Tahoe Queen scrapped due to fire damage; replacement to come
ZEPHYR COVE, Nev. — The decision was made this month to scrap the Tahoe Queen — which for 33 years as cruised Lake Tahoe’s waters — due to extensive damage from this summer’s fire.
On Aug. 16, the 144-foot paddle wheeler caught fire while moored in Zephyr Cove for renovations. It took U.S. Coast Guard and Tahoe Douglas Fire Protection District officials about an hour to put out the flames, but not before the boat incurred significant damage.
The U.S. Coast Guard is still investigating the cause of the fire, but at the time of the blaze, sections of the hull were being replaced with metal and welded to the boat. Painting contractors were also on board.
“Unfortunately, the Tahoe Queen was damaged beyond repair … and we decided to remove the vessel from the water, so it can be safely dismantled,” said David Freireich of Aramark, the company that operates Lake Tahoe Cruises.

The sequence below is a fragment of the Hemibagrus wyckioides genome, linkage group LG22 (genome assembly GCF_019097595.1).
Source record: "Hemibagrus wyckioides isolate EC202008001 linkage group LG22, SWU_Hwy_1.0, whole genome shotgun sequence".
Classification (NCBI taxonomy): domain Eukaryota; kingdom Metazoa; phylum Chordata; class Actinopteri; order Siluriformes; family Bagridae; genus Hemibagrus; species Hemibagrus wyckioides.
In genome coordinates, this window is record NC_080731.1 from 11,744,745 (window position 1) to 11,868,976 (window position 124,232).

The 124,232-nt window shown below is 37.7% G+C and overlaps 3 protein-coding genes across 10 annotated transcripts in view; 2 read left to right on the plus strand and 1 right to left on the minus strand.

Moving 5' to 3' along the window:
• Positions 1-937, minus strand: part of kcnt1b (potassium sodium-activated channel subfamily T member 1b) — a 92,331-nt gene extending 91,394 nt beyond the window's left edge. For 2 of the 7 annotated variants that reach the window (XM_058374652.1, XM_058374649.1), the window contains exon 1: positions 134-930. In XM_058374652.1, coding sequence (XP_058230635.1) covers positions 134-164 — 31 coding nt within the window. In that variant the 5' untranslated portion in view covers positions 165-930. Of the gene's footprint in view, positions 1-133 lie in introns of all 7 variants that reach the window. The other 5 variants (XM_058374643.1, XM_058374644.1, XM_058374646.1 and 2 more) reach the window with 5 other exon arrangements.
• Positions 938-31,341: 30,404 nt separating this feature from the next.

The boat had three decks and, according to Tahoe Douglas fire marshal Eric Guevin, all but one had “substantial” damage.
The process of dismantling the boat began on Jan. 9.
Known for her daily Emerald Bay sightseeing and dinner cruises, the Tahoe Queen was designed to reflect the elegance of boat travel in the early 1900s.
The paddle wheeler was built by the La Crosse River Boat Company in La Crosse, Wisconsin then hauled across the county in 16 truckloads. On Aug. 11, 1983, the Tahoe Queen was assembled and launched from the Tahoe Keys Marina for the first time.
Freireich said Aramark intends to eventually replace the Tahoe Queen with another boat.
“A timetable has not yet been established for doing so,” he added.
Two other boats still remain in the Lake Tahoe Cruises fleet — the larger paddle wheeler M.S. Dixie II and the 82-foot luxury yacht Tahoe Paradise.
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Through the final week of August and into September, Nevada County saw a surge of 488 confirmed COVID-19 cases, marking the highest number since early in the pandemic.